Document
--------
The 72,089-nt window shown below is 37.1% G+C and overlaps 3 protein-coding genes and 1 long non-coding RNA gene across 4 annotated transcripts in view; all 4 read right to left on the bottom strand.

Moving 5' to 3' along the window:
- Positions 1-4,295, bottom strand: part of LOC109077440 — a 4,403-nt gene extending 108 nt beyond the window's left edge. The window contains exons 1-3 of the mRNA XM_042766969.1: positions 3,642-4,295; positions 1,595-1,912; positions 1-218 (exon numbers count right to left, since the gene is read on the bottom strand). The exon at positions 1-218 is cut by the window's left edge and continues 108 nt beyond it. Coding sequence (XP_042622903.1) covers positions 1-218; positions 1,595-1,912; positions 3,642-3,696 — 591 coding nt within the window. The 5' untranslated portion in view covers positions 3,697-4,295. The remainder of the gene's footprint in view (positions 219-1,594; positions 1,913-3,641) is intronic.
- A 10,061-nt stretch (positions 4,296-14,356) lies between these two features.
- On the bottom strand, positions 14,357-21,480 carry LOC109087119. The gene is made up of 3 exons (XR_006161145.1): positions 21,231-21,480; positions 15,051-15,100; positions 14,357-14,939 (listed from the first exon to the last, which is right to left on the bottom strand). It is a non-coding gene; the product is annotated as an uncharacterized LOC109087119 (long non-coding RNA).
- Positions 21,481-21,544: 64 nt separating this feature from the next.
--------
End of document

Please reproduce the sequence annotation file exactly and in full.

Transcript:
The 72,089-nt window shown below is 37.1% G+C and overlaps 3 protein-coding genes and 1 long non-coding RNA gene across 4 annotated transcripts in view; all 4 read right to left on the bottom strand.

Moving 5' to 3' along the window:
- Positions 1-4,295, bottom strand: part of LOC109077440 — a 4,403-nt gene extending 108 nt beyond the window's left edge. The window contains exons 1-3 of the mRNA XM_042766969.1: positions 3,642-4,295; positions 1,595-1,912; positions 1-218 (exon numbers count right to left, since the gene is read on the bottom strand). The exon at positions 1-218 is cut by the window's left edge and continues 108 nt beyond it. Coding sequence (XP_042622903.1) covers positions 1-218; positions 1,595-1,912; positions 3,642-3,696 — 591 coding nt within the window. The 5' untranslated portion in view covers positions 3,697-4,295. The remainder of the gene's footprint in view (positions 219-1,594; positions 1,913-3,641) is intronic.
- A 10,061-nt stretch (positions 4,296-14,356) lies between these two features.
- On the bottom strand, positions 14,357-21,480 carry LOC109087119. The gene is made up of 3 exons (XR_006161145.1): positions 21,231-21,480; positions 15,051-15,100; positions 14,357-14,939 (listed from the first exon to the last, which is right to left on the bottom strand). It is a non-coding gene; the product is annotated as an uncharacterized LOC109087119 (long non-coding RNA).
- Positions 21,481-21,544: 64 nt separating this feature from the next.